Home » Morehead and UofL team win Alltech Innovation Competition with bee pollination, cooking oil management ideas

Morehead and UofL team win Alltech Innovation Competition with bee pollination, cooking oil management ideas

LEXINGTON, Ky. (April 11, 2016) – They say necessity is the mother of invention, and the seven Kentucky universities that competed at the fourth annual Alltech Innovation Competition went above and beyond with their inspiring business plans for real-world issues on April 9 at Bluegrass Community and Technical College’s Newtown Pike campus. Morehead State University’s undergraduate team and University of Louisville’s graduate team took home the top prizes of $10,000 apiece, the same amount with which Dr. Pearse Lyons founded Alltech, now a more than $2 billion company.

2016 Alltech Innovation Competition - Undergraduate Winners
2016 Alltech Innovation Competition – Undergraduate Winners

“The ventures presented today are a testament to the quality of education and high level of university talent in Kentucky,” said Suniti Mujumdar, manager of educational initiatives at Alltech. “These undergraduate and graduate students, guided by experienced advisors, applied classroom theory in creative, unique and thoughtful ways to benefit economies of the Commonwealth.

“The AIC is more than a competition; it is a form of experiential learning and a platform for career opportunities,” she continued. “We are honored to be involved with fostering entrepreneurship and showcasing the brilliance of students in Kentucky.”

Morehead State University presented a joint effort between their agriculture and business students with a team including Jordan Bach, Tessa Combs, Adam Lyon, Dalton Shepherd and advisors Amy Poston Lentz and Dr. Janet Ratliff. The group captured first place in the undergraduate category with their company Pollination Solutions. The venture features “The Pollinizer,” a drone attachment designed to combat the effects of bee colony collapse by mimicking the natural process of honey bee pollination throughout an orchard. This man-made alternative to bee pollination addresses the threat of the declining bee population to fruit production in Kentucky, providing a sustainable “Presence for Better Pollination.”

“Morehead State University has a stake in this project,” said Lentz. “We have a 250 acre farm that has about 40 acres of apples, and we use honeybees to pollinate our apple crops. Each year for the past few years, we have lost some of our bees.”

The University of Louisville team, including students Tedd Pollard, Aaron Searcy, Dr. Sanjay Singh and advisor Suzanne Bergmeister, won in the graduate category with their company KYchen, a cooking oil management solutions business that reduces fresh oil consumption, increases consistency in food preparation and increases productivity in a safe, clean, efficient and eco-friendly way. The comprehensive services and solutions, including “Whirl,” a patent-protected oil filtration and transport device, are suitable for all restaurants that fry foods, more than 70 percent of the 1.2 million restaurants in the United States.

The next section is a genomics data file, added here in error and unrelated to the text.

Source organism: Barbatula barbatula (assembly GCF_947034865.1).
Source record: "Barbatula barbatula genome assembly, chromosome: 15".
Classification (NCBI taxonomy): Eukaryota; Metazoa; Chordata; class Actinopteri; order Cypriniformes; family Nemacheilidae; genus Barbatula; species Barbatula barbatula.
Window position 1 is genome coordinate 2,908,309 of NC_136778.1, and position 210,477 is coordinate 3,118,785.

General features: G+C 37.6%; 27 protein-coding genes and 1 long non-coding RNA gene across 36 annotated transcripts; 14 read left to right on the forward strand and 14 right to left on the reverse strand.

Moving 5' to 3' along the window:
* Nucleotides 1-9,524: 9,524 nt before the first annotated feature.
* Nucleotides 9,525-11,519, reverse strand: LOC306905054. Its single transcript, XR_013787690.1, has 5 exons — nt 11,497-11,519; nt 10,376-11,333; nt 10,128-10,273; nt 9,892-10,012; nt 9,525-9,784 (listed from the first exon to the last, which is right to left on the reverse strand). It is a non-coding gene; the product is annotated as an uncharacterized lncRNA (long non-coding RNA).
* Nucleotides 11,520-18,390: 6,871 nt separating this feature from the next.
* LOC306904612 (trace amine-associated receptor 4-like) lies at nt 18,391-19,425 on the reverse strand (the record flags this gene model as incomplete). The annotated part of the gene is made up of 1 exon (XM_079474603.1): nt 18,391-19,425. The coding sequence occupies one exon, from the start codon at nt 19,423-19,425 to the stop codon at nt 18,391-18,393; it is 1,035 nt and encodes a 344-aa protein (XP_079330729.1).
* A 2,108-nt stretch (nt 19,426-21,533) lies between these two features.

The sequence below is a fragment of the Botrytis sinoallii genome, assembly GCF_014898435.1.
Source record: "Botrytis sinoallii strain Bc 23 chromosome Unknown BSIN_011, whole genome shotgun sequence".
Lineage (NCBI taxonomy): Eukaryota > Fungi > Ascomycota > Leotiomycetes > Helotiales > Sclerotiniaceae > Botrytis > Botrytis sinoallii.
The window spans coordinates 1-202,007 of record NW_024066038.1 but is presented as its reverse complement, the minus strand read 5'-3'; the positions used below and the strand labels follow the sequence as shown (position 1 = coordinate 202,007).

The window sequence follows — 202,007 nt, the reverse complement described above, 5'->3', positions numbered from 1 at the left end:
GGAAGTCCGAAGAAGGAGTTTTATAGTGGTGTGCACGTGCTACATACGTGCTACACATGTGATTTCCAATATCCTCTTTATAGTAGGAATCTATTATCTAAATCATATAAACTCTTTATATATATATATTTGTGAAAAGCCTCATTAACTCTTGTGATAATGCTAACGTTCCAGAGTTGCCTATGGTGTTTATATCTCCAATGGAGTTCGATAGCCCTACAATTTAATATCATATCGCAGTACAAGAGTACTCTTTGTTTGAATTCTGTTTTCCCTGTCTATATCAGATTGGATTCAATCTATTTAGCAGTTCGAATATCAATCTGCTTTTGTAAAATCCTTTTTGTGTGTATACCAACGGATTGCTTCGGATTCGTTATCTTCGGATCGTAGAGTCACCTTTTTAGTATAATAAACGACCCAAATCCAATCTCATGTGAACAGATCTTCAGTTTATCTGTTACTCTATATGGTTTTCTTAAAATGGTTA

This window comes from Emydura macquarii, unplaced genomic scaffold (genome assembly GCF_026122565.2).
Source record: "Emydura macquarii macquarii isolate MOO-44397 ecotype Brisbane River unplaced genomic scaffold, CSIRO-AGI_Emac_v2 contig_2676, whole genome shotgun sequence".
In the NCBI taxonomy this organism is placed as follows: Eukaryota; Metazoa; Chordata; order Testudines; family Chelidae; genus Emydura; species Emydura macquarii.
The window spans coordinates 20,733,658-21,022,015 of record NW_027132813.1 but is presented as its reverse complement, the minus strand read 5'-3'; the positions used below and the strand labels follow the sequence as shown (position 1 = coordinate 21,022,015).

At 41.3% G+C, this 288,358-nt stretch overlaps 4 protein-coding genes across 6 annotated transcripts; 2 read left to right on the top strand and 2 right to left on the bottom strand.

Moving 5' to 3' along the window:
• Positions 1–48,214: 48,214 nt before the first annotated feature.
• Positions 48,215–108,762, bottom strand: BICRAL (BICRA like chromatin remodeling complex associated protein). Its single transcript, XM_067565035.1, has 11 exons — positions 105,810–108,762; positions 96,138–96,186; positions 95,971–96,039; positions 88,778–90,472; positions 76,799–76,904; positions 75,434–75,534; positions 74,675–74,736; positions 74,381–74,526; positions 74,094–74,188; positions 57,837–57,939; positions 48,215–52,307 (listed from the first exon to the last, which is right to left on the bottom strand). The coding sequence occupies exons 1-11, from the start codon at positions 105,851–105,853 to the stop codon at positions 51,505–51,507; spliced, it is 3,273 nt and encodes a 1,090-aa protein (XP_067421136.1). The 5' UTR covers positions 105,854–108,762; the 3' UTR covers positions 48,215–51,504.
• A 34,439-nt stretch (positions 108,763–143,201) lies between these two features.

“We recently contracted with a fabricator in Louisville, so we are waiting for our prototype, and we already have test kitchens lined up,” said Pollard. “In the next few months, we should be able to start offering some of our services.”

The winning teams’ competition included the University of Kentucky, Asbury University, Eastern Kentucky University, Western Kentucky University and the University of Pikeville. A majority of the ventures featured business plans that focused on the local market. This “by Kentucky, for Kentucky” innovation speaks to the dedication of the region’s brightest minds to improve their local communities and is especially important to Alltech as a Kentucky company with a primacy in science. Dr. Pearse Lyons, president and founder of Alltech, noted the importance of such entrepreneurial spirit.

“Never outgrow your curiosity—it’s the future of innovation and the tool of tomorrow,” he said. “Entrepreneurial business is exciting, and Kentucky needs entrepreneurs and business. I believe in, ‘Don’t get it right, get it going.’ And enjoy the journey.”

The Alltech Innovation Competition started in 2013 in Kentucky and Ireland, and challenges undergraduate and graduate university teams to develop forward-thinking business plans on innovative ideas in animal nutrition, crop science, food, and brewing and distilling that will improve local economies. This annual competition celebrates entrepreneurship and the impact of cross-functional teamwork on business development.

Alltech will hold a sister competition in Dunboyne, Ireland, Tuesday, April 12, reflecting Alltech’s commitment to lifelong education and the inspiration of innovation and entrepreneurship across the globe. Alltech India held their first sister competition last year and plans to do so again later this year.

Alltech’s education and entrepreneurship commitment doesn’t stop at the undergraduate and graduate levels, but will continue at the company’s flagship international conference, now in its 32nd year in Lexington, Kentucky. Registration for ONE: The Alltech Ideas Conference, to be held May 22-25, is open now. For more information, visit one.alltech.com. Join the conversation on Twitter with #ONEBigIdea.